Placido Domingo and Cristina Gallardo-Domas in Il Postino Photo: Robert Millard/LAO 2010
Three months after completing a landmark, controversial production of Wagner’s Ring cycle, Los Angeles Opera opened its 25th Anniversary season Thursday with another ambitious project, the world premiere of Daniel Catán's Il Postino
. Without missing a beat, L.A. Opera has jumped right back into the fray by presenting a new opera, the company's sixth, despite having decidedly mixed results with prior premieres. (Remember Drattell’s Nicholas and Alexandra
in 2003 or Shore’s The Fly in 2008
?) The good news is that Il Postino
is about as far away from any previous disasters as one could hope to get. This is an excellent show with beautiful, accessible music and a strong well-paced narrative. And while it may not be musically groundbreaking, it's hugely successful and entertaining. If you're wondering what a modern opera that is widely popular with contemporary audiences would look like, Il Postino
Catán, who wrote both the music and Spanish-language libretto, has put together a highly faithful adaptation of Michael Radford's 1994 film of the same title and the 1985 novel that in turn inspired him, which you can read more about here
. The opera maintains most of the film's narrative structure including frequent scene changes. The biggest additions are substantially increased parts for Pablo Neruda, played by Placido Domingo, and his wife Mathilde, sung here by Cristina Gallardo-Domas. Fleshed out (and sometimes fleshy) love duets between this couple provides a parallel with the developing passion between Neruda's tongue-tied postman Mario, sung by Charles Castronovo, and a local waitress Beatrice, performed by Amanda Squitieri. Catán manages a deft and major substitution in this adaptation as well. Radford's film is slight and often precious. It's held together by little more than Neruda's poetry and the striking visual images of a romanticized Italian seaside village. Without the benefit of those visual images on stage, Catán must rely more directly on Neruda's poetry, which he does with supreme success. Not only are his musical settings of the poems beautiful, he and the design team of director Ron Daniels, scenic designer Riccardo Hernandez and lighting designer Jennifer Tipton, all manage to create a visual space that emphasizes the romance and excitement of language. When Neruda or Mario sing of poetry, their words appear larger than life behind them in a variety of animated ways. L.A. Opera invested in a large amount of the latest video technology for their recent Ring cycle, and it is used here to great effect, going beyond simply projecting visual backdrops.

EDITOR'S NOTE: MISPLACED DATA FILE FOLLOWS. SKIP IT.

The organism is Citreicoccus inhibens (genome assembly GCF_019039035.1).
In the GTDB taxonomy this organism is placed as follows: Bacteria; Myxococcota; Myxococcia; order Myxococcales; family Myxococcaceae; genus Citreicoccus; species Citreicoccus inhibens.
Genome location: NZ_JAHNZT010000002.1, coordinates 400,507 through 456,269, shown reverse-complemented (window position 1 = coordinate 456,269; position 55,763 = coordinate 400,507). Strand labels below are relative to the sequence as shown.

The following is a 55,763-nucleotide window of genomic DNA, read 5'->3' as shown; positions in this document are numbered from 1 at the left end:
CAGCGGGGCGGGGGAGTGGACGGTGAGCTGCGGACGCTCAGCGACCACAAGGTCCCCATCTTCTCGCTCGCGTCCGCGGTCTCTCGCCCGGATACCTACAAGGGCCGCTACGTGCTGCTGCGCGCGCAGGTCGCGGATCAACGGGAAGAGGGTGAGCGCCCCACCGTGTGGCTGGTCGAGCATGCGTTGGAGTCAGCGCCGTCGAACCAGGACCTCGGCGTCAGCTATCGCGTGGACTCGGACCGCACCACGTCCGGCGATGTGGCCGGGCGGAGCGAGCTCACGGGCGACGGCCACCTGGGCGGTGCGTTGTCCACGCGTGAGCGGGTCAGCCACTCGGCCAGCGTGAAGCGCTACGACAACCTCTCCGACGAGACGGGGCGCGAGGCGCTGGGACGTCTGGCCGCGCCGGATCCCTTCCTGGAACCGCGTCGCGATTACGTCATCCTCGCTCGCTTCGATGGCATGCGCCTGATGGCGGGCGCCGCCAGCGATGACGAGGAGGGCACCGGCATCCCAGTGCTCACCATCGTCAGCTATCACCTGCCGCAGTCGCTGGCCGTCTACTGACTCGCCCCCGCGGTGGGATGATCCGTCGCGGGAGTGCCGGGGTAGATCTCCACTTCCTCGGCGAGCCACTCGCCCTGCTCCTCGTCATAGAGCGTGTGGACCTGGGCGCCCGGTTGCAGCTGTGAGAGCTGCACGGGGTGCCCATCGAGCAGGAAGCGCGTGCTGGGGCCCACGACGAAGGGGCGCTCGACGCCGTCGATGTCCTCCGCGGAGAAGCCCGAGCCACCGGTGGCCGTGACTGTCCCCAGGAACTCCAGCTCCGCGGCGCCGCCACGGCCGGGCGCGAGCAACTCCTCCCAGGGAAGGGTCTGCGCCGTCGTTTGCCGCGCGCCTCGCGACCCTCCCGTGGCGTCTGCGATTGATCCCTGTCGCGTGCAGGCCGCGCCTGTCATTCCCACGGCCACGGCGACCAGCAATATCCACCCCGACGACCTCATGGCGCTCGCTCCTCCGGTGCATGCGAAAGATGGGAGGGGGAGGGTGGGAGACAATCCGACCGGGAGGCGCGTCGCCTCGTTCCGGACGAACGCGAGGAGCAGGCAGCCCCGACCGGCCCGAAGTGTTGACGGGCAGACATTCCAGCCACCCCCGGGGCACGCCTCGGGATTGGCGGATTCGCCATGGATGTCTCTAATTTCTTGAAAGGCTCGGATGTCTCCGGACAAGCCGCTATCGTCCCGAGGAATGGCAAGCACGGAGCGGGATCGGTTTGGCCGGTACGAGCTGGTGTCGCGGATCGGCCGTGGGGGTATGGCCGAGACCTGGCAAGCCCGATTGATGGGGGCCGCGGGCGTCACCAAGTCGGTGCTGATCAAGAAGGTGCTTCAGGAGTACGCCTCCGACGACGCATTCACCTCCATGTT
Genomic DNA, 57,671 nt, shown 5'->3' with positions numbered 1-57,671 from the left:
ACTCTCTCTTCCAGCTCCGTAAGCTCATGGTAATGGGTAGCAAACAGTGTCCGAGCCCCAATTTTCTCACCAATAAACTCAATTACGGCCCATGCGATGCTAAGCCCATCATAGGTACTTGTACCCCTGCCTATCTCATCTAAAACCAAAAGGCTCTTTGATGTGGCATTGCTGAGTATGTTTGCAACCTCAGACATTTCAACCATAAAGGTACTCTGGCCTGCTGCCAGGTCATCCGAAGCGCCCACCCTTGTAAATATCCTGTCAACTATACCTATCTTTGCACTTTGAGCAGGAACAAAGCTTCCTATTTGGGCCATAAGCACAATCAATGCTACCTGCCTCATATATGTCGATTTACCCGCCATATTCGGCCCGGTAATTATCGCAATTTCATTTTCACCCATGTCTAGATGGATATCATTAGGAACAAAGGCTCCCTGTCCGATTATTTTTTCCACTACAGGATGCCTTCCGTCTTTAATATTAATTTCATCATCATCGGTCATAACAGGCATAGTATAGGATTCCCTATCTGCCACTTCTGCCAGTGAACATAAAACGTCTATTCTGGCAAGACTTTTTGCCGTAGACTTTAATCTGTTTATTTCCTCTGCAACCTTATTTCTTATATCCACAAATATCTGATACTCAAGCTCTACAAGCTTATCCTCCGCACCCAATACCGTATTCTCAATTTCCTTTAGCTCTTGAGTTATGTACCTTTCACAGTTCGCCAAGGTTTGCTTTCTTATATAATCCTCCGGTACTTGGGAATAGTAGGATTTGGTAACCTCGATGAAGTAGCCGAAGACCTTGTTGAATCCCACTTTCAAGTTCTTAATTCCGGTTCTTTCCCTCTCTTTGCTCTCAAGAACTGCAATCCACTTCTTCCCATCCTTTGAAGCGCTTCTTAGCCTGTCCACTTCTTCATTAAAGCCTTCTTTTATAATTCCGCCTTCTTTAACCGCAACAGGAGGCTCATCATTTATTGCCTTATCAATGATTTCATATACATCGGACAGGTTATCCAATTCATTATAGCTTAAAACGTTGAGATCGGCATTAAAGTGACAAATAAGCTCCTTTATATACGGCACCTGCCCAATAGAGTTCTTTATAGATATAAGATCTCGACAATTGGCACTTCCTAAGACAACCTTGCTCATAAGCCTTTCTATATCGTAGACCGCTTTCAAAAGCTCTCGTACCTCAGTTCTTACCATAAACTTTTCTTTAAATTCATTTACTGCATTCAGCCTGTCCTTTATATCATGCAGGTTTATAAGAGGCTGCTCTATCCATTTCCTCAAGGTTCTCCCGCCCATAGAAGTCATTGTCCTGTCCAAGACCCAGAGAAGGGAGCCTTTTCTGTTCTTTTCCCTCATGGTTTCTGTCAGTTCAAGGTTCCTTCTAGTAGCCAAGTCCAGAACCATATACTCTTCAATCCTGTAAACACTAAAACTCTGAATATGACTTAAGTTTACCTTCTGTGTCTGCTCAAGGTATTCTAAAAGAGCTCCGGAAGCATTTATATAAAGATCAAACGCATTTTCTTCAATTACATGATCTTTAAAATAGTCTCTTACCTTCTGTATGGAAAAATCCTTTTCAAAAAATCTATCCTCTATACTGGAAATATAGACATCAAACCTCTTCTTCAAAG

Vladimir Chernov, Charles Castronovo and Amanda Squitieri Photo: Robert Millard/LAO 2010
The music itself is neo-romantic in style with a familiar operatic structure including distinct arias and duets. There are some love orchestral passages including Mario's Act III recording adventure of the island's sounds. However while the style is comfortably familiar, it is substantial music that demonstrates Catán's clear talent in writing for the voice. It’s often challenging music to sing and there are some indications
that Catán may have made some minor changes to the score to better complement the cast's vocal strengths. There are several beautiful love duets between the two couples and some dramatic arias as well. Perhaps most unusually, the work ends with a short duet for the two tenor roles, Mario and Neruda. Catán uses the music as much more than backdrop. He uses the music to tell the story directly and move events forward. The music Mario sings initially in the opera is disjointed and somewhat jarring and monotone reflecting his character’s inability to voice his inner emotions. However, as he learns about poetry through his friend Neruda, he gains a more lyrical voice. This is also reflected in the love duets between Mario and Beatrice that change over the course of the story from a decidedly one sided affair to a real barn burner towards the end of Act II. There is also an effort to include various ethnic and folk music elements including accordion accompaniment in the wedding reception scene in Act II as well as an a cappella flamenco vocal solo performed by Gabriel Lautaro Osuna in the role of Mario's Father.
Grant Gershon conducted a sizable L.A. Opera orchestra on this evening and worked with a cast that rose to the occasion of the excellent material they had been provided with. At the center of this piece is Placido Domingo. The fact that Domingo can sing the hell out of this role, which he did, isn’t a surprise. Neruda is a huge part with several arias and at least three major duets to boot and Domingo met the acting challenges in the role as readily as the vocal ones. Il Postino
is certainly a landmark performance from Charles Castronovo as well. The entire opera centers around the connection the audience feels with Mario, and Castronovo excelled in this. His voice was warm and generally strong throughout and held up very well in his two duets with Domingo. The women were no less impressive. Squitieri's Beatrice and Gallado-Domas Mathilde both managed secure navigation of high notes throughout with Squitieri in particular receiving a huge ovation at the curtain call. She did have to take somewhat of a second seat to the response given to Catán, however, who received a hero's welcome when entering the stage. He should probably get used to it since, I imagine, he'll be hearing plenty more of it from other audiences as charmed by Il Postino
as this one was. The show is running through October 16 downtown.
Labels: LA Opera 10/11